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Fury over children's 'Big Brother' show

  • Story Highlights
  • Boys And Girls Alone has been compared to adult reality show Big Brother
  • Children between 8 and 11 live without their parents for two weeks
  • Program shows children squabbling and arguing with each other
  • British lawmaker says children must not be exploited for commercial gain
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LONDON, England (CNN) -- British broadcaster Channel 4 has been criticized for creating a new television show which looks at how children as young as eight would cope without their parents for two weeks.

Channel 4 said the program was made with the parents' full consent.

Channel 4 said the program was made with the parents' full consent.

Boys And Girls Alone -- which will be aired in the UK on Tuesday evening -- has been compared to adult reality show Big Brother.

The show allows 10 boys and 10 girls between the age of eight and 11 to create their own mini-societies, organizing everything from what they eat to how they should entertain themselves.

Ultimately the children are shown on camera squabbling over sleeping and cooking arrangements and, as they split into factions, some of them feel "picked on," the show's publicity says.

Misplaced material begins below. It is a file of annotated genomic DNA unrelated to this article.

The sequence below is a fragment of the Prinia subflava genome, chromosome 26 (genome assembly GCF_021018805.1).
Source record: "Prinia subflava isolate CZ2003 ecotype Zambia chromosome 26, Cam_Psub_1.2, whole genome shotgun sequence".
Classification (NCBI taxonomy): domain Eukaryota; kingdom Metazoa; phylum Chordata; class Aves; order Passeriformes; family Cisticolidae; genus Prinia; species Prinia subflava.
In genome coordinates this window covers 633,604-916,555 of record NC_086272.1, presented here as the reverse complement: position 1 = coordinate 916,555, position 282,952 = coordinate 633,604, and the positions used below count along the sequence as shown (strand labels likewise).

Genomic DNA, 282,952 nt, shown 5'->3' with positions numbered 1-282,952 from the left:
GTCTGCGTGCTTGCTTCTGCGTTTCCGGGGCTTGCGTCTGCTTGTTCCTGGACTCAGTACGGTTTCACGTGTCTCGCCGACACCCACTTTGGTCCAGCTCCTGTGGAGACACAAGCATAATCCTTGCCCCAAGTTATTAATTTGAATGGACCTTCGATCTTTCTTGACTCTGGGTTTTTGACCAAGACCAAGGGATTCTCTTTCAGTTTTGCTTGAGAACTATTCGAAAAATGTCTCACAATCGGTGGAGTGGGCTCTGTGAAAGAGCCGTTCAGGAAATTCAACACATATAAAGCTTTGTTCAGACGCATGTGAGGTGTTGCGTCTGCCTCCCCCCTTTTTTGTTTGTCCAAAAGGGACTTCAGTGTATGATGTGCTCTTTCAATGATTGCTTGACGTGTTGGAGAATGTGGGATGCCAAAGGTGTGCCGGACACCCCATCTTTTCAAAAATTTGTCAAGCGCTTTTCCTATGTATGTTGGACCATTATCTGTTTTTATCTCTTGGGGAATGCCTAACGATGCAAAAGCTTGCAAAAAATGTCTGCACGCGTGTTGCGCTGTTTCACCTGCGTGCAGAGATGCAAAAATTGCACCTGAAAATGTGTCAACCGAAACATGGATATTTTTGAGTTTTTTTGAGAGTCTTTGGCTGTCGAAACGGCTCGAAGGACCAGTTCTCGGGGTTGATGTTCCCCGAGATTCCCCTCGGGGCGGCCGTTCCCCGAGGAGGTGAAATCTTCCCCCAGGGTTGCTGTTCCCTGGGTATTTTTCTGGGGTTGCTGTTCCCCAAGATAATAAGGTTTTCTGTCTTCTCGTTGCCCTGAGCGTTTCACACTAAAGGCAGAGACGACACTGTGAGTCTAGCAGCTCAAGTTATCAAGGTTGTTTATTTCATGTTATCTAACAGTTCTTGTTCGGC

This has led to a stream of criticism from British lawmakers and children's charities, who have labeled Channel 4's "experiment" a disgrace that "served no purpose other than to cynically boost ratings," according to Britain's Daily Mirror newspaper.

Camila Batmanghelidjh, of the charity Kids Company, was quoted by The Daily Mirror as saying: "Any situation that leaves a group of young people without the mediating presence of a responsible adult is cruel and abusive." Do you agree? Share your views

Labour MP Denis MacShane told the newspaper that "children should be protected and not exploited for commercial gain."

However, Channel 4 defended the show and said it features "the kind of tussling you'd get in any playground -- but no physical violence."

It added that one boy pointed a knife and fork during the series but emphasized that no one was in any danger, Britain's Press Association reported.

"This is not a project for commercial gain. It is done with the parents' full consent," a Channel 4 spokesperson was quoted by PA as saying.

"They were watching and there were mentors and a clinical psychologist who made sure there were no problems."

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